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Kena Sawyers, left, gathered with friends at SECU Family House.
Written by Elizabeth Swaringen for the UNC Medical Center News Office
Kena Sawyers isn’t sure she will be home for Christmas, but she’s already enjoying precious gifts: new lungs and great friends.
Sawyers, 46, of Eden, N.C., received a double-lung transplant at UNC Hospitals on Sept. 20, after living 15 years with lungs scarred by pneumonia secondary to adult respiratory distress syndrome (ARDS) she contracted when pregnant with her daughter, Kayla.
“The donor was from out of state, and I can relate to the grief the family is going through at the loss of their loved one,” said Sawyers, whose husband, Stacy, was killed in a car crash on his way to work 22 months after Kayla’s birth. “Still, I know I’m blessed.”
Although her own lungs failed her, Sawyers didn’t let being tethered to oxygen stop her from living life to the fullest. “My doctors told me I could do anything I felt like doing,” said Sawyers, a former textile employee. “I was just a normal person with an oxygen tank.
“My husband had over 100 trees cut down in my yard, and I made it my therapy to haul mulch – five-gallon buckets at a time – for two or three months to regain my strength. That wore me out, but the strength I gained helped me take care of my daughter.”
Through the years, Sawyers continued to jet ski, go bowling, mow yards for others with her riding mower and volunteer at her daughter’s school every year since the now-high-school-sophomore entered kindergarten. She stayed active until late 2008 when Sawyers developed pulmonary hypertension, a build-up of pressure in her lungs. Even walking became a challenge.
By August 2009, Sawyers was on the transplant list.
“I’d had two false alarms that they had lungs for me, and the third call was the charm,” said Sawyers, who drove herself to Chapel Hill for the transplant. “I couldn’t get hold of any of the three friends I’d lined up to drive me because they were out of town for various family events. Finally, I caught up with Sylvia Wilson, my ‘adopted’ mother and the mother of my best friend, Beth Howell, who is taking care of Kayla, and in we came.”
The surgery lasted 12 hours, a little longer than expected due to some bleeding triggered by a drug reaction. “But my doctors had talked with me about some of the risks of this surgery,” Sawyers said. “I had complete faith in them. Still do.”
While Sawyers was hospitalized, Wilson stayed at the, a 40-bedroom hospital hospitality house minutes from UNC Hospitals that provides comfortable, convenient and affordable housing for adult patients undergoing treatment for critical illness and trauma and their family member caregivers.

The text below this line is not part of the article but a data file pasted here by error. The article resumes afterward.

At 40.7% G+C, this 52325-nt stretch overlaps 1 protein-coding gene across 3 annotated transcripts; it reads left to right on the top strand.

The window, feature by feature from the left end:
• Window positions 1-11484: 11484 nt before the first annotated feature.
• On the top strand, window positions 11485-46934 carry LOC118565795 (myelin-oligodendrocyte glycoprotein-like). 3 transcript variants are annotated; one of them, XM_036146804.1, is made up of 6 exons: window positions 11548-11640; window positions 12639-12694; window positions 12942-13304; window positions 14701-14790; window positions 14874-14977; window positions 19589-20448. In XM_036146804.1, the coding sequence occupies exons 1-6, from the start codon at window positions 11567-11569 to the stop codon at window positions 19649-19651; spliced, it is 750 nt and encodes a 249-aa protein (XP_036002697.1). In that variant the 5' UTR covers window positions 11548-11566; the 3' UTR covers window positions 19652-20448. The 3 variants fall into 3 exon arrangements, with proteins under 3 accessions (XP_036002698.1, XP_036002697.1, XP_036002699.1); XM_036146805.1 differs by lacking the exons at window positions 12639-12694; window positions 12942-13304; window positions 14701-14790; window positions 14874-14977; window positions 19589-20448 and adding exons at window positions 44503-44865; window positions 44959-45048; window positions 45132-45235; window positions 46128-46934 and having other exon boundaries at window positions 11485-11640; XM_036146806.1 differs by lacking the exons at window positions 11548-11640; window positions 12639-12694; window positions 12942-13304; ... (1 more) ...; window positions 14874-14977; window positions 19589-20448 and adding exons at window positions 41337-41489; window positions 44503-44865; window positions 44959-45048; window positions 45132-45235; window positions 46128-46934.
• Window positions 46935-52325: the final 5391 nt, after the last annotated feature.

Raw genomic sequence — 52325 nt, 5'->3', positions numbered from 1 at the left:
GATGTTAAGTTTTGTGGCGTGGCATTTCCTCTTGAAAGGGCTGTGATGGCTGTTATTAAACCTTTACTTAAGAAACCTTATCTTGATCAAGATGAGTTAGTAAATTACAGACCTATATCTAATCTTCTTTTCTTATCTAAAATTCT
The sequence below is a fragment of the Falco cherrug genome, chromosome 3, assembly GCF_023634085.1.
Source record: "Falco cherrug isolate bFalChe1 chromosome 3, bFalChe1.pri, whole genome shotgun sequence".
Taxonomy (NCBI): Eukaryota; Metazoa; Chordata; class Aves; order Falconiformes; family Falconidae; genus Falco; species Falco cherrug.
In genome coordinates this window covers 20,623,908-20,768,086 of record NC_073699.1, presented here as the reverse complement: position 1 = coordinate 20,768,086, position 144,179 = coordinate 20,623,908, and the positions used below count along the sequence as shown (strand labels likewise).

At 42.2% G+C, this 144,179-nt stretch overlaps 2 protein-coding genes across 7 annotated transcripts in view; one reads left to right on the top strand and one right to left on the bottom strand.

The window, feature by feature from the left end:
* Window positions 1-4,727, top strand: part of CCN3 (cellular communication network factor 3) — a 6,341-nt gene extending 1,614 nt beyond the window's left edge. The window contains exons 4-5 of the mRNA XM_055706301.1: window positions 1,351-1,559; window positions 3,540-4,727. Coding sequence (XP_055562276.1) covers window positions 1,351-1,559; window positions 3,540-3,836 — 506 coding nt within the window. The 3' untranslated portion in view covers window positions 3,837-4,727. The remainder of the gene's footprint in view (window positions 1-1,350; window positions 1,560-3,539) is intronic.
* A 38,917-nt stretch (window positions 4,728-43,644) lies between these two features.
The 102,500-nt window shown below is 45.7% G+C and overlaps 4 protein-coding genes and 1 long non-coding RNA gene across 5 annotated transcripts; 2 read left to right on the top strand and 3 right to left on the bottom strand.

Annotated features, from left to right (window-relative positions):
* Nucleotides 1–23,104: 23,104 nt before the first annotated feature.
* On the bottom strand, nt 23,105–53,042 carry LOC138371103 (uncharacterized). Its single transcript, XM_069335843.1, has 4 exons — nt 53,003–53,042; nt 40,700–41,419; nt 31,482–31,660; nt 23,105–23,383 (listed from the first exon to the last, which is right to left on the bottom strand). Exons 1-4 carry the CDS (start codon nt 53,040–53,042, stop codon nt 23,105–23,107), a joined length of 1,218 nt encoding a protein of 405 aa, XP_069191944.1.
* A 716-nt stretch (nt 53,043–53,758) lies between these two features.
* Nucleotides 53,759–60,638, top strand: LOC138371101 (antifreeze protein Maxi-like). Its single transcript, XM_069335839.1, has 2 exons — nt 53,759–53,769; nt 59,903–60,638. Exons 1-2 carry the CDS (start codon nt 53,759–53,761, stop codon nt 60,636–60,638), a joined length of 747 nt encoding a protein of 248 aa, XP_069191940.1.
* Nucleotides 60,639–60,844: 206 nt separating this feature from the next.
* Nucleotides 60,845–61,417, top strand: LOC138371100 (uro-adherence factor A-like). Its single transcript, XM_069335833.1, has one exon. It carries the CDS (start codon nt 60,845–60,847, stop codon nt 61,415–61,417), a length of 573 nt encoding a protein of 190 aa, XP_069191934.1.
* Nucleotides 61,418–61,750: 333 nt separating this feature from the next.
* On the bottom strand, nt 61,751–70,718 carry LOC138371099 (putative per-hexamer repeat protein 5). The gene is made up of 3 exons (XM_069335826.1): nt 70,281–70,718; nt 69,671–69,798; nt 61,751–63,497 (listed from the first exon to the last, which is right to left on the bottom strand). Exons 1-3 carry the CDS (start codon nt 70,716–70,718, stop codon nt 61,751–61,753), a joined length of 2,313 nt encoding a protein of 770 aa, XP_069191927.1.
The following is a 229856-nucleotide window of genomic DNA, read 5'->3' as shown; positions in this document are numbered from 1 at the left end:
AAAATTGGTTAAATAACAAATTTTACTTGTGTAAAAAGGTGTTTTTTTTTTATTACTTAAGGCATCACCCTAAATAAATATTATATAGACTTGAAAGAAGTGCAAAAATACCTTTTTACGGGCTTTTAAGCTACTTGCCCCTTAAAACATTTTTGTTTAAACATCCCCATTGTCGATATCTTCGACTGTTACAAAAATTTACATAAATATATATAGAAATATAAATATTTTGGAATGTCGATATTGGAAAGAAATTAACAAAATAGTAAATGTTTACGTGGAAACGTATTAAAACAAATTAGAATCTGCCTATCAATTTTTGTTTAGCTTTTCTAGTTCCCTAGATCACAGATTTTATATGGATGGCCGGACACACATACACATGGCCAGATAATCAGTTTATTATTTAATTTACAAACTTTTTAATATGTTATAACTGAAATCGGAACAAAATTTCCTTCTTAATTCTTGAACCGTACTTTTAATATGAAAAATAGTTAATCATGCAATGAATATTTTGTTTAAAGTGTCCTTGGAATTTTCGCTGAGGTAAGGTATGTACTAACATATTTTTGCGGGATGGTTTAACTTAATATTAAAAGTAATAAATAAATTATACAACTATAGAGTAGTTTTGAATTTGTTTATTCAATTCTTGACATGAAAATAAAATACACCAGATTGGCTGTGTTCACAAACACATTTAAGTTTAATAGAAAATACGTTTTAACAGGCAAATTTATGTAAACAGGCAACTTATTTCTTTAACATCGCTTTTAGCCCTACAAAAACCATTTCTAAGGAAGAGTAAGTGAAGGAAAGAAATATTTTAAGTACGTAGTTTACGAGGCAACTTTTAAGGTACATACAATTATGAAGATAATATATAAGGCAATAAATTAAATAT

On Oct. 9, Sawyers was released from the hospital and moved into SECU Family House in preparation for the three months of required post-transplant therapy and routine pulmonary function monitoring.
“This is a great place,” Sawyers said, of the SECU Family House. “I can come in, relax and get my mind off everything at the hospital. That’s really special to me since I’m at the hospital every day. And it’s so close to the hospital, and that’s been a real blessing.
“They have a wonderful little library and computers, and one or the other will get your mind off of your troubles. Too, I can look out my window and watch deer playing, especially in the mornings. How much more relaxing can that be?”
Sawyers’ new lungs are working fine, but other issues, including the on-set of diabetes – a not-uncommon side effect of immunosuppressant drugs used to keep Sawyers’ body from rejecting her new lungs – returned her to UNC Hospitals as an inpatient three times before Dec. 1. Physical therapy, coupled with additional testing and routine monitoring, will continue for some time, but Sawyers is permitted to make occasional day trips home. She hopes to be in Eden on Christmas Day.
“Lung transplants are a successful treatment for end-stage lung disease, with one-year survival approaching 80 to 83 percent nationally,” said, a transplant pulmonologist and co-director of UNC Hospitals’ lung transplant program. “Kena was very ill before her transplant, and every breath was a struggle, even with maximum levels of oxygen. She’s still on some oxygen, but she’s improving.”
A key re-learning for Sawyers is how to breathe again, Neuringer said. “Kena’s native lungs were very scarred and changed the dynamics of her breathing and chest wall movement. There is muscle weakness and chest wall restriction that has to be reversed to accommodate the work of her new lungs.”
And Neuringer is confident Sawyers is up to the challenge.
“She has a wonderful attitude and is an active participant in her own health care,” Neuringer said. “She is a high-energy, exceptionally motivated person. Too, she has a wonderful support system of friends. It’s all a testament to her commitment to living life.”
“When I was so sick at Kayla’s birth, Stacy took such good care of me, and my friend, Dot Bowman, was Kayla’s mother the first three months of her life because I was still hospitalized,” Sawyers said. “When it became real that a lung transplant was before me, I wondered how I would ever be so blessed with that kind of care and attention again.
“But here they are, and I marvel at how the Lord has led them to fit so perfectly into my life like pieces of a puzzle. I don’t know what to say beyond ‘thank you’ and ‘I am blessed’.”